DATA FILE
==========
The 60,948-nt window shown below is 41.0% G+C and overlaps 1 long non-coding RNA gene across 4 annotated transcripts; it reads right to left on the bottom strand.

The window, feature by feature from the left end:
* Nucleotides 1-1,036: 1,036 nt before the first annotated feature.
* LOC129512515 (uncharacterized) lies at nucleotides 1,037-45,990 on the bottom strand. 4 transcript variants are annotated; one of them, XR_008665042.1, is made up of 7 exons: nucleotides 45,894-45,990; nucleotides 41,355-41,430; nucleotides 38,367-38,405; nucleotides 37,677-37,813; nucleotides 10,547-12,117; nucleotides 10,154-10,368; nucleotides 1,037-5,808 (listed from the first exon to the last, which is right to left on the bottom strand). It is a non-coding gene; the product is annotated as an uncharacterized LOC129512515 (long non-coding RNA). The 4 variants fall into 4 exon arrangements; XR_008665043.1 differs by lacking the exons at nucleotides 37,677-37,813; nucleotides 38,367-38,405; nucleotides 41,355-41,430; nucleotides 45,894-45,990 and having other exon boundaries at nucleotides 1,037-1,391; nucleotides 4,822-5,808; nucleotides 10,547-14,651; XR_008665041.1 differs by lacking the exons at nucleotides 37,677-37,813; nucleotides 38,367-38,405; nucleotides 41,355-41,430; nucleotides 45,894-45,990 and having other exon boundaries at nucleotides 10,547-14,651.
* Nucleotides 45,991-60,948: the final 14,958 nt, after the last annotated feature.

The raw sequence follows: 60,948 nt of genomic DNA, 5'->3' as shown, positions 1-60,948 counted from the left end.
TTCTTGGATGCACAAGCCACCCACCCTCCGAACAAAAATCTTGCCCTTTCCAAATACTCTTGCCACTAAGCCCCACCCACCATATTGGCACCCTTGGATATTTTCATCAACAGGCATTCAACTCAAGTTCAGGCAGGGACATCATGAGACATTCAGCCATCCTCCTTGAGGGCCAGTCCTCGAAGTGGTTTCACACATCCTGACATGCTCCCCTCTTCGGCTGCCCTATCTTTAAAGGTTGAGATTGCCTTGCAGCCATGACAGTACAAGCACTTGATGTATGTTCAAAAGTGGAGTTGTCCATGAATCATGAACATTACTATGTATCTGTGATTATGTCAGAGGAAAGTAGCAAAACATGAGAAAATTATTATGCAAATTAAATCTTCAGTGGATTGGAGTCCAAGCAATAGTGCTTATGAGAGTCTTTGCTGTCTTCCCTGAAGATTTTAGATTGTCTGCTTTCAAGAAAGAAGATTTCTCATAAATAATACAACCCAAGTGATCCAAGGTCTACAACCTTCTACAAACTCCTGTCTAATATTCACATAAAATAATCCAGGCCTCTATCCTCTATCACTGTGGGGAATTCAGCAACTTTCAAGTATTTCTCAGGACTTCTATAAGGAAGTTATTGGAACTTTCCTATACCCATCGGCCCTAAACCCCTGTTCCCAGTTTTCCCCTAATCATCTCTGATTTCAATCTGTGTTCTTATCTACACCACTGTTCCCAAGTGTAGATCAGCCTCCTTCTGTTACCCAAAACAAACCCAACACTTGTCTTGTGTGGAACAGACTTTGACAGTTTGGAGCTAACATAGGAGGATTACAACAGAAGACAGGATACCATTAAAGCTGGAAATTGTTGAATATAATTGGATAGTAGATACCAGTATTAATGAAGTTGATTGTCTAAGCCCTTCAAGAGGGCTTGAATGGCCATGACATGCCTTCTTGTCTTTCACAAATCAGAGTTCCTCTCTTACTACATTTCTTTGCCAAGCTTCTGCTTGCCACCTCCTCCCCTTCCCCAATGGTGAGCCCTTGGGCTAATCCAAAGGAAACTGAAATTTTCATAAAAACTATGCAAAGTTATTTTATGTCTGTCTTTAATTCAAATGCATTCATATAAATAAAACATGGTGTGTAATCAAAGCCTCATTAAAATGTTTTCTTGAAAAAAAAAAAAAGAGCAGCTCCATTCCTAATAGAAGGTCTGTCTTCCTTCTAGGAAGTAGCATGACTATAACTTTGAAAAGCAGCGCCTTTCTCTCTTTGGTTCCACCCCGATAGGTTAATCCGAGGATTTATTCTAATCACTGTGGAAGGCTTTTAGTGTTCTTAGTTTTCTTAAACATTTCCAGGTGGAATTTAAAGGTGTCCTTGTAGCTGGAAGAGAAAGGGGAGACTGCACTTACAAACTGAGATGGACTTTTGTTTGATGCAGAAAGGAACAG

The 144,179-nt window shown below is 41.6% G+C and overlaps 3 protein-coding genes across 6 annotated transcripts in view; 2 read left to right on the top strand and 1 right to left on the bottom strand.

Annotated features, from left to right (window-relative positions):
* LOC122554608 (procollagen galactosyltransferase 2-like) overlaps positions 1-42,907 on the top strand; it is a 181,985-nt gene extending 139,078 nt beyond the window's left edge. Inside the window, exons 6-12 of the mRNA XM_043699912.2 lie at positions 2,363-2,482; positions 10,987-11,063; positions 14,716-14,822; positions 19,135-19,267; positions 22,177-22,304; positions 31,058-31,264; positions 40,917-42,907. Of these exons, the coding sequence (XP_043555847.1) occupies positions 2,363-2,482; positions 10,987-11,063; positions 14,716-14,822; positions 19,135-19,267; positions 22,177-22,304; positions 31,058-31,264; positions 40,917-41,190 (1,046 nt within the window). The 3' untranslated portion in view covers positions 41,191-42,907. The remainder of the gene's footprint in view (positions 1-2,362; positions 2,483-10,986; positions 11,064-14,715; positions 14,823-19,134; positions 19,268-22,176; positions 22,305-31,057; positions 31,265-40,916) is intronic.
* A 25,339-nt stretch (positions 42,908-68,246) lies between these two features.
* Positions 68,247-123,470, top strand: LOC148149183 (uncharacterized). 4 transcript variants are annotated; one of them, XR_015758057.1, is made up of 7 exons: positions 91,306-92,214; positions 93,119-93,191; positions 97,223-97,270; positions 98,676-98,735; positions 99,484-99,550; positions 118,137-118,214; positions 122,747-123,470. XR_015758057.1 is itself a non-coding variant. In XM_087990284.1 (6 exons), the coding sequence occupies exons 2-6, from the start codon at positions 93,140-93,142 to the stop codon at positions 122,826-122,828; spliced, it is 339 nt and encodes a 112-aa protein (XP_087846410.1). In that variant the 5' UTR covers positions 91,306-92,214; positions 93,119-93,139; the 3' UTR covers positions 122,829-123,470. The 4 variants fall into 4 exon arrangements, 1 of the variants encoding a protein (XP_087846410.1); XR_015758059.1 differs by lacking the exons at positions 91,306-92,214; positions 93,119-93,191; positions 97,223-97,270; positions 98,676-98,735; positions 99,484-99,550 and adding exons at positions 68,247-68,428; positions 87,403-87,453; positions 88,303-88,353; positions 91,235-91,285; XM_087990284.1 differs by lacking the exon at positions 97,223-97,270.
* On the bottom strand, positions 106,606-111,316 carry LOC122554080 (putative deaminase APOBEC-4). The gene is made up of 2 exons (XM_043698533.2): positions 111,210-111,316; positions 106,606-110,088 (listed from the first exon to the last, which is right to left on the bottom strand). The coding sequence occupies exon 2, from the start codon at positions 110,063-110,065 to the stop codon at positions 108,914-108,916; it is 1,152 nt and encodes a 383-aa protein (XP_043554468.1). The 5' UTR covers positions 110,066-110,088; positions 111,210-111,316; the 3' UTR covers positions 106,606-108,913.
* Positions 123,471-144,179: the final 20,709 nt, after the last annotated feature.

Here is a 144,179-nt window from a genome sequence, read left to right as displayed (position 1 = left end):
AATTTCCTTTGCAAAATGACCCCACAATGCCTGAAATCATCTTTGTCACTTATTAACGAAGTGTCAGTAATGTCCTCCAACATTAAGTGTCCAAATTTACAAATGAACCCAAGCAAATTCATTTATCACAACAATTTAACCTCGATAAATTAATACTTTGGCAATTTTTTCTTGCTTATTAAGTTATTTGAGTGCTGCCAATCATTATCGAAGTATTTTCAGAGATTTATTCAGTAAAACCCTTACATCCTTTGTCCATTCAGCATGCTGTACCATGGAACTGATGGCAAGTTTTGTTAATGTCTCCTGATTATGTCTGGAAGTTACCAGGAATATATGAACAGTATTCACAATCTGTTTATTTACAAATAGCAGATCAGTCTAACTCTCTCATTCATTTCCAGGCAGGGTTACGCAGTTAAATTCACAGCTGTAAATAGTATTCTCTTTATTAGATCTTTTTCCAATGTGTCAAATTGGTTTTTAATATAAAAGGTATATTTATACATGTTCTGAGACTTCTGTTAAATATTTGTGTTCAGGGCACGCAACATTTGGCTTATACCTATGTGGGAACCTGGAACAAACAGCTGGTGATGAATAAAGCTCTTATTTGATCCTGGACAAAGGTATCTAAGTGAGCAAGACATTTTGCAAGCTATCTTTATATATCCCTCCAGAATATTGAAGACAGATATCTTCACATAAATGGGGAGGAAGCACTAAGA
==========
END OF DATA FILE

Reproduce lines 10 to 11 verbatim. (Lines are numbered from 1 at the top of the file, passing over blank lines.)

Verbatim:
* LOC122554608 (procollagen galactosyltransferase 2-like) overlaps positions 1-42,907 on the top strand; it is a 181,985-nt gene extending 139,078 nt beyond the window's left edge. Inside the window, exons 6-12 of the mRNA XM_043699912.2 lie at positions 2,363-2,482; positions 10,987-11,063; positions 14,716-14,822; positions 19,135-19,267; positions 22,177-22,304; positions 31,058-31,264; positions 40,917-42,907. Of these exons, the coding sequence (XP_043555847.1) occupies positions 2,363-2,482; positions 10,987-11,063; positions 14,716-14,822; positions 19,135-19,267; positions 22,177-22,304; positions 31,058-31,264; positions 40,917-41,190 (1,046 nt within the window). The 3' untranslated portion in view covers positions 41,191-42,907. The remainder of the gene's footprint in view (positions 1-2,362; positions 2,483-10,986; positions 11,064-14,715; positions 14,823-19,134; positions 19,268-22,176; positions 22,305-31,057; positions 31,265-40,916) is intronic.
* A 25,339-nt stretch (positions 42,908-68,246) lies between these two features.